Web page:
Matt Van Horn

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Craftsmanship, a rebuttal

January 24th 2013

Ted Neward is blogging that the software craftsmanship movement is divisive and elitist. He’s wrong, and he seems to be completely misunderstanding the nature of craftstmanship in general.

Since the post sets up several straw men, I’m going to address them one at a time. First, there is an allusion to software craftsmen as being an exclusive group who agre on the “right” tools and techniques. This could not be further from the truth. Anyone who is serious about their craft knows that for every job there are some tools that are better and some that are worse. You wouldn’t try to cut down a redwood with a pen knife, and you are probably not going to use a chainsaw to carve a spoon. Craftsmanship lies in knowing the characteristics of the various tools, choosing the right one, and wielding it with skill. I suspect there are more than a few people crafting elegant solutions in VB, and I know for a fact there are people cutting and pasting together ugly messes from bits and pieces of ruby found on Stack Overflow.

In another section, he compares software craftsmen to fine artists, when all you need is a house painter. This is also very misleading. The proper comparison would be between the house painter who shows up with dropcloths, ladders, and a paint sprayer, and the guy who “paints” your house by opening cans of paint and splashing them over the walls. Craftsmanship is about doing a job well, not about making an artistic statement. The jobs are often simple and more comparable to painting a house than painting a masterpiece.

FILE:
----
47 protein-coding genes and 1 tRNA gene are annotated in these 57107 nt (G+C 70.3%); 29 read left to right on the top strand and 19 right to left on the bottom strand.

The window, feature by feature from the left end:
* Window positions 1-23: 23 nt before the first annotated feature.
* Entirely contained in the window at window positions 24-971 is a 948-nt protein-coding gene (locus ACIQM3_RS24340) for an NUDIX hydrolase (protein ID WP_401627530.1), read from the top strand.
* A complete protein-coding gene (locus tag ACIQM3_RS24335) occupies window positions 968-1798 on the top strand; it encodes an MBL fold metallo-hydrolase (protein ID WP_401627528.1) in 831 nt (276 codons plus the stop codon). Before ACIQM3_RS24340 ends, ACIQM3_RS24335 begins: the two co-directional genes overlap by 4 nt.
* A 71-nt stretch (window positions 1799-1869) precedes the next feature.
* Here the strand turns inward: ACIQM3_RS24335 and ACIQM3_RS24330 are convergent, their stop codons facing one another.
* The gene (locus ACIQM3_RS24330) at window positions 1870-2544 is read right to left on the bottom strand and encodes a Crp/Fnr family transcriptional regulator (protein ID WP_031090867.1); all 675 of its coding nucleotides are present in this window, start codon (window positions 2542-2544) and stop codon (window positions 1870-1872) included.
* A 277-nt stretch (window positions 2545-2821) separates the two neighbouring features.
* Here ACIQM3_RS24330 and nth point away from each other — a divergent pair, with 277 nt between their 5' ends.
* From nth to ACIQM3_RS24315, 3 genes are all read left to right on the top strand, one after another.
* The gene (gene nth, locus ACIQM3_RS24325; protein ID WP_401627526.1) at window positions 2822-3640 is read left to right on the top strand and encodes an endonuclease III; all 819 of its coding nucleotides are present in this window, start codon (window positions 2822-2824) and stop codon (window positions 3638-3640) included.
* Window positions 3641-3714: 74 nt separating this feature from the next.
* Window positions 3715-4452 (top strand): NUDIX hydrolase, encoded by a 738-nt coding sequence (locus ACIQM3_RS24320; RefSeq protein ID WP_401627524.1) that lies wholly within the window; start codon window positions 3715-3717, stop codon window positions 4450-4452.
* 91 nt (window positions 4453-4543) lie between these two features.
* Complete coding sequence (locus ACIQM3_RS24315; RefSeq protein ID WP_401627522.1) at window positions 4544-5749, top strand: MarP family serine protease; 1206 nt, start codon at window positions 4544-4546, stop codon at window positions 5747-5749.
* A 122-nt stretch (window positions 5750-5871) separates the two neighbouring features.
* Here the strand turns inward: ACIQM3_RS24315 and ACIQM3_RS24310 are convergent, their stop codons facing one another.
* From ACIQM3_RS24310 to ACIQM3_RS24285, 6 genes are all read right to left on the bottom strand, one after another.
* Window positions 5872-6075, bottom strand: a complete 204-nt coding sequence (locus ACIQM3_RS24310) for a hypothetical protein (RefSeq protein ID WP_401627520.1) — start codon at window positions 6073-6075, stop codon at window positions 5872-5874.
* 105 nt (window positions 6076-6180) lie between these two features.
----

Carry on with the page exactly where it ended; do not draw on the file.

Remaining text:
Then there’s an assertion I really don’t understand. I’ll quote it here: That if we take the name away from the code, and just look at the code, we can’t really tell what’s “elegant” code, what’s “hack” code, and what was “elegant hack because there were all these other surrounding constraints outside the code”

Now, I may not have a good definition of elegant code, but I definitely know it when I see it - regardless of who wrote it. If you can’t see that

(1..10).each{|i| puts i}

is more elegant than

x = 0
while true do
  x = x + 1
  if x > 10
  puts x

then you must near the beginning of your journey towards mastery. Practicing your craft develops your ability to recognize these differences, just as a skilled tailor can more easily spot the difference between a bespoke suit and something from Men’s Wearhouse.

Finally, he closes with a famous zen story, but he entirely misses the point of it. The story concerns a tea master, and a samurai, who get into a duel. The tea master prevails by bringing the same concentration to the duel that he brings to his tea ceremony. The point that Ted seems to miss here is that the tea master is a craftsman of the highest order. A master of cha-do (the way of tea) is able to transform the simple act of making and pouring a cup of tea into something transcendant by bringing to this simple act a clear mind, a good attitude, and years of patient, humble practice. Arguably he prevails because he has perfected his craft to a higher degree than the samurai has perfected his own. That is why he has earned the right to wear the garb of a samurai, and why he is able to face down his opponent.

In the end it comes down to this - “craftsman” is not a label to be used for segregation. It is an attitude and a habit you bring to your daily work.

It is not saying “look at this beautiful thing I made,” it is saying “I do not want to be ashamed of what the things I make say about me.”

It is not saying “I am better than you” - it is saying “I could be so much better than I am, if I am mindful and diligent in my practice.”

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